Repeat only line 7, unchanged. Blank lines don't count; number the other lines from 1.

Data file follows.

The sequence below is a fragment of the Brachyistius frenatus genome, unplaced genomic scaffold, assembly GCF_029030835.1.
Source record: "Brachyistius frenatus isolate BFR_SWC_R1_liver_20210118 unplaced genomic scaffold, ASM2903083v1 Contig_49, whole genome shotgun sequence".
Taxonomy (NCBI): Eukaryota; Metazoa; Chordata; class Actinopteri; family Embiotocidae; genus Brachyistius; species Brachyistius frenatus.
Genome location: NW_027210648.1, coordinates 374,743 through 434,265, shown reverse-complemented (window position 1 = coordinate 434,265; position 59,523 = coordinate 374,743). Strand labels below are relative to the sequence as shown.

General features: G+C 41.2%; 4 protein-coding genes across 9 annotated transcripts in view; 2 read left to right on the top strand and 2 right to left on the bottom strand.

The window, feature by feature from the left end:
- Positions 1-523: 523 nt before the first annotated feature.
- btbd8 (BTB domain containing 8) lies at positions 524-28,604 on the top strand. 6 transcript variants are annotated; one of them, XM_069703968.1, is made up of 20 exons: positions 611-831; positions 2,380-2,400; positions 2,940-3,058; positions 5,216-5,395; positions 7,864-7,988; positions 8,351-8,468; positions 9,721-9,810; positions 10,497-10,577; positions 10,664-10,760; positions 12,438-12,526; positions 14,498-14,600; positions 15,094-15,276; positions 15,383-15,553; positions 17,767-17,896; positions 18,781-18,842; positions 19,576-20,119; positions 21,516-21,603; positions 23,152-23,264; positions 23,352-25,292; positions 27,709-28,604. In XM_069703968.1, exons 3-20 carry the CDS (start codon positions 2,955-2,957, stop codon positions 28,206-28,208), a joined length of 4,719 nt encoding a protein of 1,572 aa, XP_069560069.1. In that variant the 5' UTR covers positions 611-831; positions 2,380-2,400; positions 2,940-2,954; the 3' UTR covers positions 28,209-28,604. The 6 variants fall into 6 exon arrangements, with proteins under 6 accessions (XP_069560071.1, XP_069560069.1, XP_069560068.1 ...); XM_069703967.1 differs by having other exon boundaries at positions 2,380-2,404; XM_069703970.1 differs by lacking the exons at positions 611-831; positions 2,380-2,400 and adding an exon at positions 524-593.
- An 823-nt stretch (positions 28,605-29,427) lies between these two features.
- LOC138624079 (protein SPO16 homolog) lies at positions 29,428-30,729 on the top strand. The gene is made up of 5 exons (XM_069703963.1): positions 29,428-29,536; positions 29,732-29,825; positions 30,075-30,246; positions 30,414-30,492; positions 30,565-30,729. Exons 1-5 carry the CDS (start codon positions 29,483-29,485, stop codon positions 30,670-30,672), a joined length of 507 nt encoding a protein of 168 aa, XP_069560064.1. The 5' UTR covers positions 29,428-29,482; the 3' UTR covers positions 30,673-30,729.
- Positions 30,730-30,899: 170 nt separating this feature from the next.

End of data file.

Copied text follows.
- Positions 1-523: 523 nt before the first annotated feature.